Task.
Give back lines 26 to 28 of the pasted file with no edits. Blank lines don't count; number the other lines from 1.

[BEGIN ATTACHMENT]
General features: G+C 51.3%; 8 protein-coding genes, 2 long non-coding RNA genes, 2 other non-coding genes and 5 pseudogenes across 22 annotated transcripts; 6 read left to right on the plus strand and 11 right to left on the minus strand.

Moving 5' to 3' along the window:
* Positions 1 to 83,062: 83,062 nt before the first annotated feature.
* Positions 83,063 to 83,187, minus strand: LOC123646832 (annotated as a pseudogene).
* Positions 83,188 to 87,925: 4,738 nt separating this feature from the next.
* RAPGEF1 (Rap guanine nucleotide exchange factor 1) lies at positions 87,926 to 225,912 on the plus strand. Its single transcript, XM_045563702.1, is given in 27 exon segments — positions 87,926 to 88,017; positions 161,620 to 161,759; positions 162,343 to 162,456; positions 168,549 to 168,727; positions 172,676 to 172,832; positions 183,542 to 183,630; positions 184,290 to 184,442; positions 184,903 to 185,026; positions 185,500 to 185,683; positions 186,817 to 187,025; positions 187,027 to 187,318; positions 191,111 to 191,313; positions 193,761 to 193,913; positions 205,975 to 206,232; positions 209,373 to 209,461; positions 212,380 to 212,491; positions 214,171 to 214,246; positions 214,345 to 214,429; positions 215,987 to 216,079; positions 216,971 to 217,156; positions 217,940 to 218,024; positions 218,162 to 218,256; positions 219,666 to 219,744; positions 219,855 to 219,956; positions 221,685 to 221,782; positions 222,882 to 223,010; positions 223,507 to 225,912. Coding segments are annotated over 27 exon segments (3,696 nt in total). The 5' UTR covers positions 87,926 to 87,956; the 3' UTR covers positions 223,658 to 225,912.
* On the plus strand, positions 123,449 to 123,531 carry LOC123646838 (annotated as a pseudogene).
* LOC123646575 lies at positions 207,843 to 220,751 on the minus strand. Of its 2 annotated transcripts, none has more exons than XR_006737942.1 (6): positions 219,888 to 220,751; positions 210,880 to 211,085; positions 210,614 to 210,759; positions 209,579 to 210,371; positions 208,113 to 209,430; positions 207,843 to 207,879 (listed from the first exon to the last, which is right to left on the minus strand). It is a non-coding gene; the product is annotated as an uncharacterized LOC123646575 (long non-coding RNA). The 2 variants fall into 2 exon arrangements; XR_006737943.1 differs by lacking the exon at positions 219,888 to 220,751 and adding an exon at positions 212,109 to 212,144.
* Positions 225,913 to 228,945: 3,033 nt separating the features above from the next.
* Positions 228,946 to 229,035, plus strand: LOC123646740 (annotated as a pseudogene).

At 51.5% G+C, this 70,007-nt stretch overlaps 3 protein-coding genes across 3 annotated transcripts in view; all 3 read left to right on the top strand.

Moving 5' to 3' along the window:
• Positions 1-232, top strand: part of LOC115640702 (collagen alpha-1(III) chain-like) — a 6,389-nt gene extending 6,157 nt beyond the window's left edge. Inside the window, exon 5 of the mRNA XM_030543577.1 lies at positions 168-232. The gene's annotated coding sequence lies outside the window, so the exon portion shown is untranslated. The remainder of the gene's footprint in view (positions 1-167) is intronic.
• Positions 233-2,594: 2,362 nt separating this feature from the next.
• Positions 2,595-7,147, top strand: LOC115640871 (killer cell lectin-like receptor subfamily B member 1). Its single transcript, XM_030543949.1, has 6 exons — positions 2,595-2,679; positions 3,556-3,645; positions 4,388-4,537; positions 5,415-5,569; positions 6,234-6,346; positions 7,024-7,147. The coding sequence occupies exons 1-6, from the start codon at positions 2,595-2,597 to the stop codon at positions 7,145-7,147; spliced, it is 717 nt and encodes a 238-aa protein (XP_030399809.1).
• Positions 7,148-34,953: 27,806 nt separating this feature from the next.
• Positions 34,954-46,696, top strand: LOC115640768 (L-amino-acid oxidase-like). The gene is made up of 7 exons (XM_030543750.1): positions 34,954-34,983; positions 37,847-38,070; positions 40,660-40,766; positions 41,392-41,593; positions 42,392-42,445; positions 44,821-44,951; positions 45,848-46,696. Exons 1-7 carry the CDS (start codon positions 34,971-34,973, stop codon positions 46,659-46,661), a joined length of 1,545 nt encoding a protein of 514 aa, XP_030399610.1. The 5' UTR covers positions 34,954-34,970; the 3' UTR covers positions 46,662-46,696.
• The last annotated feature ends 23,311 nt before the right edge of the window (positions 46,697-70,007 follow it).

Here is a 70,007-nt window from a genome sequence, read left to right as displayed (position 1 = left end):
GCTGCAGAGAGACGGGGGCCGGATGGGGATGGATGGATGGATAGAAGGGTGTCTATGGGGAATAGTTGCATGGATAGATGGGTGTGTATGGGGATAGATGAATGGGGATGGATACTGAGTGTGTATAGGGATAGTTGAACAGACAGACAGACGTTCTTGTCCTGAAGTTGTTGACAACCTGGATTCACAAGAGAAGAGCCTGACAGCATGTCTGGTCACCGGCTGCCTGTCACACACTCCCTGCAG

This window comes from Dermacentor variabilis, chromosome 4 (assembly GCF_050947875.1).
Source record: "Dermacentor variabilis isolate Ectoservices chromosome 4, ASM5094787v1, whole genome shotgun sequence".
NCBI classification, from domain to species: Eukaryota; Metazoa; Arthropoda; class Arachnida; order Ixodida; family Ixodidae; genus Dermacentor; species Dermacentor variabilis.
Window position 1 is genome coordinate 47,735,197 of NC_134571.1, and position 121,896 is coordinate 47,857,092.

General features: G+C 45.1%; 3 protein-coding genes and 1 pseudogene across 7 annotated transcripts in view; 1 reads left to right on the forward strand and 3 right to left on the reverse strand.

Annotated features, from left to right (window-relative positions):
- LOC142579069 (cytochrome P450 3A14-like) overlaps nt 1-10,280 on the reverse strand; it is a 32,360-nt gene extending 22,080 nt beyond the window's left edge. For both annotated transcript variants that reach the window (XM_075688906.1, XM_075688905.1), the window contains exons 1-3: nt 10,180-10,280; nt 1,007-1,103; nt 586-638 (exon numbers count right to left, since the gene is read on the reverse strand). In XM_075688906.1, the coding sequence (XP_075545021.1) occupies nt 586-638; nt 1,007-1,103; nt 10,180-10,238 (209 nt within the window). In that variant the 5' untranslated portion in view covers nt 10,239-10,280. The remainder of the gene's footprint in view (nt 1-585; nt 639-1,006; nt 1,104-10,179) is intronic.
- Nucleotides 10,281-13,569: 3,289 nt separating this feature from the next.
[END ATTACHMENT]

Annotated features, from left to right (window-relative positions):
- LOC142579069 (cytochrome P450 3A14-like) overlaps nt 1-10,280 on the reverse strand; it is a 32,360-nt gene extending 22,080 nt beyond the window's left edge. For both annotated transcript variants that reach the window (XM_075688906.1, XM_075688905.1), the window contains exons 1-3: nt 10,180-10,280; nt 1,007-1,103; nt 586-638 (exon numbers count right to left, since the gene is read on the reverse strand). In XM_075688906.1, the coding sequence (XP_075545021.1) occupies nt 586-638; nt 1,007-1,103; nt 10,180-10,238 (209 nt within the window). In that variant the 5' untranslated portion in view covers nt 10,239-10,280. The remainder of the gene's footprint in view (nt 1-585; nt 639-1,006; nt 1,104-10,179) is intronic.
- Nucleotides 10,281-13,569: 3,289 nt separating this feature from the next.